What’s the funniest comic you’ve ever read? Was it true?

Editing a magazine of comics journalism presents some interesting challenges. Symbolia merges non-fiction reporting, illustration, and interactive elements. We’re trying a new kind of news, and it seems to be working. We’ve built a truly global audience for our work (only 55% of our subscribers are in the US), which is amazing.

But there’s still something that I’m struggling to do: break through the somber tones affecting most comics journalism today and publish something that is deeply, truly, gut-bustingly hilarious. Editorial cartoons don’t count. While they rely on fact, the use of caricature and, y’know, opinion, can obscure the integrity of the reportage.

Seriousness is something that plagues non-fiction comics in general. From Fun Home to Stitches to Palestine, things can get pretty grim. It could be because comics are still trying to “prove themselves” as a medium—but I sure hope not. We’re all over the “but comics aren’t for kids anymore” thing….right?

When I was developing Symbolia, when it was just a twinkle in my eye, I was continually asked two questions:

  1. But how will you make it funny?
  2. Well, is it true?

I’d like to think there’s room in the world for both. Give me the John Jeremiah Sullivan of comics journalism. Please. The funniest non-fiction comics work I’ve read in the past few years has been autobiographical, not reportage: Vanessa Davis’ Make Me a Woman and Drinking at the Movies by Julia Wertz. More David Sedaris than David Remnick.

Matt Diffee’s reportage on snake handlers in the Cartoon Picayune is a refreshing break from the oh-so-serious comics journalism trope, but his breed of work is pretty rare. Andy Warner has also done some amazing work for us and we love the little easter eggs he peppers throughout each project.


Matt Diffee for the Cartoon Picayune

What to do about it?

We’re closing production on Symbolia’s third issue now and one thing is painfully obvious: Comics journalism can be whimsical. It can be gut-wrenchingly honest. It can be evocative and convey real emotions. Comics can convey humor. Comics can convey truth. But can they do both?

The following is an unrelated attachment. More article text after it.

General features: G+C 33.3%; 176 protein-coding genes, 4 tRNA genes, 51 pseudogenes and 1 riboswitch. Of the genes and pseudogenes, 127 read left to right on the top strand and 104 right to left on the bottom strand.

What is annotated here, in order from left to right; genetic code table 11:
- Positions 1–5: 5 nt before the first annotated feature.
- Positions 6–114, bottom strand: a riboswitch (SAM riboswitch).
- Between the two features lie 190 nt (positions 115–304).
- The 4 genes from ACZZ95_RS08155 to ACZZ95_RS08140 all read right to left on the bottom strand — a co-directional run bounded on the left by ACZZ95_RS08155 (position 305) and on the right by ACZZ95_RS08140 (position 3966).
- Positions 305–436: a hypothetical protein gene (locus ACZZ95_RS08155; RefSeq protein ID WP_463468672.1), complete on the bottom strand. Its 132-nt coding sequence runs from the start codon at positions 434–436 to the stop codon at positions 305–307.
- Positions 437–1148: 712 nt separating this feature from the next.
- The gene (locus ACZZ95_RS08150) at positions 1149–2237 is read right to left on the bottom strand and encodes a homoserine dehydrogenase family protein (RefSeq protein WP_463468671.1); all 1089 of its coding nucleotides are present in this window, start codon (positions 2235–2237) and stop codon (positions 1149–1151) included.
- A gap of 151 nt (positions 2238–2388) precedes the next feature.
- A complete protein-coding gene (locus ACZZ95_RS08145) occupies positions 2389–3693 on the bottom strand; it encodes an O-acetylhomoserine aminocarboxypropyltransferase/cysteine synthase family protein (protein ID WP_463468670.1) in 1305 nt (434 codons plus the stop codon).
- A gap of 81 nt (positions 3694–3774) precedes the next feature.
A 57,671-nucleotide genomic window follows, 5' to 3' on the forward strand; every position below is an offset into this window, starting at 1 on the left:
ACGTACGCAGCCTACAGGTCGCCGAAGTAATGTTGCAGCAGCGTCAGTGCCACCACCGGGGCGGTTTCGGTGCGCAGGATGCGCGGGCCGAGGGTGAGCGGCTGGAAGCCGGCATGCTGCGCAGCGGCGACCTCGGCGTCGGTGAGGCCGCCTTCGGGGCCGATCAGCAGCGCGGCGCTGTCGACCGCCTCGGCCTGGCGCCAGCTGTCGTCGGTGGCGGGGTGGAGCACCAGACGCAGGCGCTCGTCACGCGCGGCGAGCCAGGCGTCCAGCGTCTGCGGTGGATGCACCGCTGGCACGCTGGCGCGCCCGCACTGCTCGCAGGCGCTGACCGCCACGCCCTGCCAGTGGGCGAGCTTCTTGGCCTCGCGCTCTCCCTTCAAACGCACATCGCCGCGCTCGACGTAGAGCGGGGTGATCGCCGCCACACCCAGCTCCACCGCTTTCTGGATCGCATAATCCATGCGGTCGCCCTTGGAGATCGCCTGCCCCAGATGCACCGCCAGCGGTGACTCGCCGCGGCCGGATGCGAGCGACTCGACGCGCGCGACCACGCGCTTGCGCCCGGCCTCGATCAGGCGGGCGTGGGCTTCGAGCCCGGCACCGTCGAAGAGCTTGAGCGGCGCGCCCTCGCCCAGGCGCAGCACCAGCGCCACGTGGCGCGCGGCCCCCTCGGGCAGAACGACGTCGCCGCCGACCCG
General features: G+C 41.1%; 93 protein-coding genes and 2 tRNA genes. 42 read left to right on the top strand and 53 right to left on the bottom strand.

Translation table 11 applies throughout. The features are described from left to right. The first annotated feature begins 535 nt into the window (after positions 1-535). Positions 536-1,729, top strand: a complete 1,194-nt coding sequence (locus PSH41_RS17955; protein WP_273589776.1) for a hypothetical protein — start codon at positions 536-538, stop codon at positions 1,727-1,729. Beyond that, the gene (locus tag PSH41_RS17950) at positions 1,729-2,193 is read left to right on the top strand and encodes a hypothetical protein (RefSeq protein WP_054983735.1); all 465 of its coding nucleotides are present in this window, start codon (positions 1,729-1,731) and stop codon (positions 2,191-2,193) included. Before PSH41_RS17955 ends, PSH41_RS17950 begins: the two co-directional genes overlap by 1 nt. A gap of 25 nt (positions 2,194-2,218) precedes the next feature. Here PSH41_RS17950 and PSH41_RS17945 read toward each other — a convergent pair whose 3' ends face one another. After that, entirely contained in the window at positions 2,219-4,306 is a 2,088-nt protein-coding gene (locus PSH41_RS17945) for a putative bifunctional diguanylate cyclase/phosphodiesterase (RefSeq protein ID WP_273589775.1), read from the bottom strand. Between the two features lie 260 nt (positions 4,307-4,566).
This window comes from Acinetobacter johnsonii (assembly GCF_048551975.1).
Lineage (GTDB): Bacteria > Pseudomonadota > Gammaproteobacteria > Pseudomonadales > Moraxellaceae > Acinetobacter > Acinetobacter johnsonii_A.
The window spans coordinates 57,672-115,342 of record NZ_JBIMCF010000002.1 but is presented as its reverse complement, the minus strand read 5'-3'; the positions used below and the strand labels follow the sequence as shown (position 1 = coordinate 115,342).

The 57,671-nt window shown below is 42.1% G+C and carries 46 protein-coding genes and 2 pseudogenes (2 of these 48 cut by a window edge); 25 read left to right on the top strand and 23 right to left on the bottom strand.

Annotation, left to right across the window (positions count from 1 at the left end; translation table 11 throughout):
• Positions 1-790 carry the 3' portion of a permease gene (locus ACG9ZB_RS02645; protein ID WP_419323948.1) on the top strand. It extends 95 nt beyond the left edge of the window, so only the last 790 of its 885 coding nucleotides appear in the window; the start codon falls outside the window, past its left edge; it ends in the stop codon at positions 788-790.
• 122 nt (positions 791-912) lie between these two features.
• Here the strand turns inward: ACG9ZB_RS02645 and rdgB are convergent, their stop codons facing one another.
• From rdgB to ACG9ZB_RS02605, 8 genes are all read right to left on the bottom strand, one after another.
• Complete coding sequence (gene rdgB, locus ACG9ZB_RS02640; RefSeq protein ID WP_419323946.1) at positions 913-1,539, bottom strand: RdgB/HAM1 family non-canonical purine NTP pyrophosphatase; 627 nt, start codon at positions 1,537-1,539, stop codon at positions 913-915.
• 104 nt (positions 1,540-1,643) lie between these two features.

I often feel, as an editor of a news product, that we have to prove the veracity of our work since it’s not “typical news.” That often means we fact-check the funny out.

That doesn’t mean that Symbolia is dry and dull and depressing. Joyce Rice, Symbolia’s cofounder, and I do all sorts of things to adapt: We have a really whimsical sense of design, we pair cultural reporting with stuff that goes a little deeper, investigation-wise, we add interactive treats to cultivate delight…but straight up humor is really, really hard.

Audrey Quinn and Kat Fajardo for Symbolia

Audrey Quinn and Kat Fajardo for Symbolia

So, we’ve developed all of these coping mechanisms to add delight–but our jokes are few and far between. We’re publishing a story on sexbot AI in the next issue and I finally feel like we have something that is deeply humorous, though it pushes a few journalistic boundaries.

I figured I’d take this conundrum to the HU community and ask you to prove me wrong. I’m looking for deeply funny, deeply true examples of comics journalism. SO: Let’s take this to the comments. I want you to tell me I’m wrong. What’s out there? Is what I’m looking for even possible?  I’ll be diving in and out of the ensuring thread over the weekend and will pull the most interesting, most insightful comments up into this post.

Starter question: What is the single most hilarious work of non-fiction comics you’ve ever read? Why? GO!

All right, we got some great ideas–R. Crumb, Jessica Abel, Harvey Kurtzman, and more.

Time for my next question: When the cartooning is REALLY cartoony, can a comic still convey truth?

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